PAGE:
Surely the 520 is the most popular model and if the group tracking is to be remotely useful, you'll need as many people on it as possible. 

The 520 will support location reporting, so 820 and 1000 users will be able to see where other riders are, but the 520 will be hamstrung and unable to view this info.

The 820 looks like a nice unit, but given the numerous problems I've had with my 520 and the useless "support" I've had from Garmin, they won't be getting any more of my money.

 

Garmin are a lottery, get a refurb on the 520 and cross your fingers. They never admit it, but they have major hardware issues. Had loads of their Fenix 2/3's, FR's, Edge's.. some work well enough, some were a disaster. I've never had a Garmin that didn't have some sort of bug or defect.

 

Take my Edge 1000 at the moment, BT connection to the phone is useless. Never had a single text or call routed to it. Livetracking has never worked, though from what I hear it used to up to a month before I bought it, then it stopped for a lot of guys.

 

Anyway, good that 520's can at least report location, but still.. seriously, they could patch a screen with a basic group map on it.

Avatar
230548 [54 posts] 1 year ago
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good luck with getting live track to work, let alone group tracking, there have been a lot of software updates lately and some where along the line live track just isnt working reliably despite reinstalling the app and double checking all settings are correct. and today it dropped out and then plotted a straight line back to my house strangely enought the time and distance in connect was correct less the drop out . I see from other remarks other people having the same problem and from about a month  ago. I wish strava would do a live track i'm sure it would be more reliable .

 

Avatar
Luv2ride [93 posts] 1 year ago
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I only bought my 520 a couple of weeks ago, so now kinda wished I'd waited a little longer (had no idea this 820 was even planned).  That said my 520 has so far been very reliable, so if the 820 is anything like as good, with those additional features, it should be a great little unit.

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sttuey [15 posts] 1 year ago
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If the 820 doesn't randomly freeze mid-ride like my 810 does, it will be a step up crying

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bikebot [2119 posts] 1 year ago
1 like

I have to take my hat off to Garmin, I've been predicting their decline for a few years and it's yet to materialise. It's amazing that what is quite basic electronics can still command such a high price. 

I guess I'll wait another year to see if the sports GPS market will be flooded with cheap android clones.

Avatar
CycloTron07 [19 posts] 1 year ago
0 likes
bikebot wrote:

I have to take my hat off to Garmin, I've been predicting their decline for a few years and it's yet to materialise.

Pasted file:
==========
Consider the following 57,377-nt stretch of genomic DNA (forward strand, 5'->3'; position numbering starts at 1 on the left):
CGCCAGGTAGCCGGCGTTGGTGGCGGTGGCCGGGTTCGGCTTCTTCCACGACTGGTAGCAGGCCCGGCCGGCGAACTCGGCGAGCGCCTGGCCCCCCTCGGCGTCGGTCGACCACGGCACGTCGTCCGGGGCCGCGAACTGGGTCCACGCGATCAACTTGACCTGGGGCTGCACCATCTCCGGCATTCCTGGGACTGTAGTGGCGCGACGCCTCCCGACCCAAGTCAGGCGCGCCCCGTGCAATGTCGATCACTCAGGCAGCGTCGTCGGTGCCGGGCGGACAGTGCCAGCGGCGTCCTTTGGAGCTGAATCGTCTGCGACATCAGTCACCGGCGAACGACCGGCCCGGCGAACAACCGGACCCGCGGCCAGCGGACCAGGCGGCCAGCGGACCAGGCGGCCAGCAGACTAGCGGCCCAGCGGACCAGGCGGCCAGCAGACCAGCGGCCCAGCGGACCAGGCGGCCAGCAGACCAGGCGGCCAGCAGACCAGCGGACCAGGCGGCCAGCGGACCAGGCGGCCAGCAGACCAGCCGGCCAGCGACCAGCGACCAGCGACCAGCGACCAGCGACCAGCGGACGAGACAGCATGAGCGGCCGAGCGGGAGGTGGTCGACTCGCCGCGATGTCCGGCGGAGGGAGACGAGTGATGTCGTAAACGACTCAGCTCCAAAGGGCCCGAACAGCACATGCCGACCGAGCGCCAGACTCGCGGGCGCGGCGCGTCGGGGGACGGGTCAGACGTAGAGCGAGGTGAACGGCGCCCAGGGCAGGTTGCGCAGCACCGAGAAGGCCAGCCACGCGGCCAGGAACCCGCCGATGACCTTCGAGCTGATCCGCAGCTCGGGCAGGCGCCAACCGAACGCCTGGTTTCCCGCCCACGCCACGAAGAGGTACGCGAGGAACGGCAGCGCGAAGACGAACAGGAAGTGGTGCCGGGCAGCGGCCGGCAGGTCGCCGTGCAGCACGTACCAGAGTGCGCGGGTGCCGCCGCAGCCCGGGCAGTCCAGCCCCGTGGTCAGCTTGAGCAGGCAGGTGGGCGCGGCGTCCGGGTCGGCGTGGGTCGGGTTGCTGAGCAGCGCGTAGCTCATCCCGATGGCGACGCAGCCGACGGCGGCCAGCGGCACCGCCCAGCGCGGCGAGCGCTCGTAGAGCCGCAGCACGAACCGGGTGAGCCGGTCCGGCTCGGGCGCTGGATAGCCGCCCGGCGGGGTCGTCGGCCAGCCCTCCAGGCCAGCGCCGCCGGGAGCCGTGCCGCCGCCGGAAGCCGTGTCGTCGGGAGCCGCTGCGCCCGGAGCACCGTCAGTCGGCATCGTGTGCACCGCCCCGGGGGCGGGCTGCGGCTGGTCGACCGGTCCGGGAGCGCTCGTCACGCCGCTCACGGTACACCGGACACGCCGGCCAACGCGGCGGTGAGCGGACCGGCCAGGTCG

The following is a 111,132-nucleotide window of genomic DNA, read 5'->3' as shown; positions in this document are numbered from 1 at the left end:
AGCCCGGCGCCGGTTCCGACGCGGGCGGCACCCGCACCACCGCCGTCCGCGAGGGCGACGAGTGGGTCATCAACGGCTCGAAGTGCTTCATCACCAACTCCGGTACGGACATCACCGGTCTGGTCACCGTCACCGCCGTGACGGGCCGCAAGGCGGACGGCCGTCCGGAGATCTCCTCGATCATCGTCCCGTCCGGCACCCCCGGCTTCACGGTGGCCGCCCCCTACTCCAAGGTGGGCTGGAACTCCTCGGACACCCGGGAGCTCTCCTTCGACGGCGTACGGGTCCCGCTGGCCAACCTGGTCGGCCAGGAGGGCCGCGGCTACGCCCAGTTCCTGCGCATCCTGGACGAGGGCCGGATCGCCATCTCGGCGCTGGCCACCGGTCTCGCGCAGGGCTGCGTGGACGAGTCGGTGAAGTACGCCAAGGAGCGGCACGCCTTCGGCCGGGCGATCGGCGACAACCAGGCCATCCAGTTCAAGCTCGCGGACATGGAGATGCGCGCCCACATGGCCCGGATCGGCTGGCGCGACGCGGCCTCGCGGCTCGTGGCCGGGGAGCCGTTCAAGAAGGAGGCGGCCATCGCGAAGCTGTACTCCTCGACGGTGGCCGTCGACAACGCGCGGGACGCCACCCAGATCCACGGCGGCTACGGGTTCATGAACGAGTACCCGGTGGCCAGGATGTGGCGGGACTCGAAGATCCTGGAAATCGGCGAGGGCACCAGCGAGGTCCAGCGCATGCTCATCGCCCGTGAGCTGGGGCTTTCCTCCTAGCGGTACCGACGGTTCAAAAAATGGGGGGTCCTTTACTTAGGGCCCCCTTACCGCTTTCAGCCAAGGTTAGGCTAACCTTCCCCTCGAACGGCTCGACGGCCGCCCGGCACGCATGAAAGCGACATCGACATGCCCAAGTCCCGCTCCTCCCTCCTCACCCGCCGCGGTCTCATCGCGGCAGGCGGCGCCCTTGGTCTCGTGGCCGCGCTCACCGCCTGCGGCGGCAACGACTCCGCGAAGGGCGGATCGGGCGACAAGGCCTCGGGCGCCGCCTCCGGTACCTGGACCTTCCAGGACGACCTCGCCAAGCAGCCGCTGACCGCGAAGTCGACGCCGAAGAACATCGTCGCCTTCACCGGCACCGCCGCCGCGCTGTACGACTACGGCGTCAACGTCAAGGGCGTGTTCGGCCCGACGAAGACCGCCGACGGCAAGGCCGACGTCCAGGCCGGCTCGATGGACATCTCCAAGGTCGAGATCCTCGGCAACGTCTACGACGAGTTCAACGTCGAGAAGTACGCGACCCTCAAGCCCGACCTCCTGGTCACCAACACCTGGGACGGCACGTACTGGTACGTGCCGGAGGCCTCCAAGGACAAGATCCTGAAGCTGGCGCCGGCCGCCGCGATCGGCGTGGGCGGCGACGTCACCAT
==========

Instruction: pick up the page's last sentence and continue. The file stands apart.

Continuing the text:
Garmin's ace up their sleeve is that they own Ant+.  So no likely decline for the forseeable future, despite numerous issues.

Avatar
fukawitribe [2009 posts] 1 year ago
1 like
CycloTron07 wrote:
bikebot wrote:

I have to take my hat off to Garmin, I've been predicting their decline for a few years and it's yet to materialise.

 

Garmin's ace up their sleeve is that they own Ant+.  So no likely decline for the forseeable future, despite numerous issues.

Well being an open standard with publicly available profiles and resources, 'own' is probably a bit of an over stretch, but the sooner Garmin and Polar stop the communication interface pissing contest and support both the better for the consumer at least. If the BT SIGs can properly sort out some more sports profiles in any sensible manner soon, and get Polar to perhaps start to migrate away from their private crap, that'd help as well. Personally speaking anyway ..

Avatar
CycloTron07 [19 posts] 1 year ago
0 likes
fukawitribe wrote:
CycloTron07 wrote:
bikebot wrote:

I have to take my hat off to Garmin, I've been predicting their decline for a few years and it's yet to materialise.

 

Garmin's ace up their sleeve is that they own Ant+.  So no likely decline for the forseeable future, despite numerous issues.

Well being an open standard with publicly available profiles and resources, 'own' is probably a bit of an over stretch, but the sooner Garmin and Polar stop the communication interface pissing contest and support both the better for the consumer at least. If the BT SIGs can properly sort out some more sports profiles in any sensible manner soon, and get Polar to perhaps start to migrate away from their private crap, that'd help as well. Personally speaking anyway ..

 

Open to a certain extent anyway...  There is "open" access but it still remains a proprietary standard.

Speaking to some app developers, it seems the best bits are being reserved for those who pay up to be part of the Ant+ Alliance, loose change to big corporations but quite a big ask for start-ups, one-man shops etc.

Avatar
tritecommentbot [2268 posts] 1 year ago
1 like

Garmin's bike computer market should have been toast but no-one capitalised on it.